Author Archives: Kate Cohen

Precedent

The most recent ruling on whether it’s constitutional to have “In God We Trust” as our national motto came in late August, from the 8th Circuit Court of Appeals. You can read it if you want, but I should warn you, the plaintiff list alone will make your eyes glaze over:

New Doe Child #1; New Doe Child #2; New Doe Child #3; New Doe Parent; New Roe Child; New Roe Parent; New Boe Child; New Boe Parent; New Poe Child; New Poe Parent; New Coe Child #1; New Coe Child #2; New Coe Child #3; New Coe Parent; Gary Lee Berger; Marie Alena Castle; Charles Daniel Christopher; Patrick Ethen; Betty Gogan; Thomas Gogan; Roger W. Kaye; Charlotte Leverette; Dr. James B. Lyttle; Kyle Pettersen-Scott; Odin Smith; Andrea Dawn Sampson; Eric Wells; Atheists for Human Rights (AFHR); Saline Atheist & Skeptic Society, Plaintiffs-Appellants, v. The United States of America; [et al.]

N.B.: I used a little Latin to spare you the defendant list. I can spare you the decision itself, too. It’s just a variation on the argument that has been made since the very first constitutional challenge to “In God We Trust,” Aronow v. United States (1970): the motto simply doesn’t have much to do with God.

“It’s quite obvious,” opines the majority in Aronow, “that ‘In God We Trust’ has nothing whatsoever to do with the establishment of religion. Its use is of patriotic or ceremonial character . . . [with] no theological or ritualistic impact.” It’s “lost through rote repetition any significant religious content” (Lynch v. Donnelly, 1984). As O’Hair v. Blumenthal (1978) puts it (summarizing Aronow), “the primary purpose of the slogan was secular; it served a secular ceremonial purpose in the obviously secular function of providing a medium of exchange.” It’s not about God per se, so much as “the Government’s legitimate goal of honoring religion’s role in American life and in the protection of fundamental rights” (New Doe Child #1 v. U.S.) Et cetera.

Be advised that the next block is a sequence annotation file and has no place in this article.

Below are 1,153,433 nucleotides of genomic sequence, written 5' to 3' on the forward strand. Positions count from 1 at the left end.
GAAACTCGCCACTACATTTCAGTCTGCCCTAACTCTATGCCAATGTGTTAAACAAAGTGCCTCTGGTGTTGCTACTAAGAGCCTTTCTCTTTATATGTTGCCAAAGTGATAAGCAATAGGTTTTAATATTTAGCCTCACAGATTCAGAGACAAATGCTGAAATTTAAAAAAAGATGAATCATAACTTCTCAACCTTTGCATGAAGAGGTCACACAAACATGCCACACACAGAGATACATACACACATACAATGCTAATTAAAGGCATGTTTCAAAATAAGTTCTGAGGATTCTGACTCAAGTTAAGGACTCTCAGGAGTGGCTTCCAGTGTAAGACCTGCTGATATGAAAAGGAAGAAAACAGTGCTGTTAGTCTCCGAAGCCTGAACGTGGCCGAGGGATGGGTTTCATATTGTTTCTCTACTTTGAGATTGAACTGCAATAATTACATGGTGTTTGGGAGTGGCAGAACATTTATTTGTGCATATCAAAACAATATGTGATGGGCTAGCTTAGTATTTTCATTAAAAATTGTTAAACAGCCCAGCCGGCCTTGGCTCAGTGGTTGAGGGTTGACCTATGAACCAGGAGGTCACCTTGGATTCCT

In other words, “In God We Trust” is perfectly constitutional because . . . it doesn’t mean what it says.

God knows I sometimes forget that “God” means God too. Theism—especially the Christian variety—pervades American discourse so thoroughly we sometimes don’t even notice it. I’m an atheist and even I don’t generally think about the significance of “In God We Trust” on the dollar bill any more than I do that weird pyramid thing with the eyeball.

Even worse, I sometimes forget our government is supposed to be religion-free. Back in June when Attorney General Jeff Sessions excused the separation of families at the border by citing Romans 13:1 (the Apostle Paul’s command to obey authorities), I was disgusted by the use of the New Testament to defend something so patently, well, un-Christian, and later thrilled when Stephen Colbert responded in his monologue with Romans 13:10 (“ . . . therefore love is the law”). So happy was I to see a good Christian with a good Bible quote vanquish a bad Christian with a bad one, I completely forgot the Bible shouldn’t have anything to do with the matter.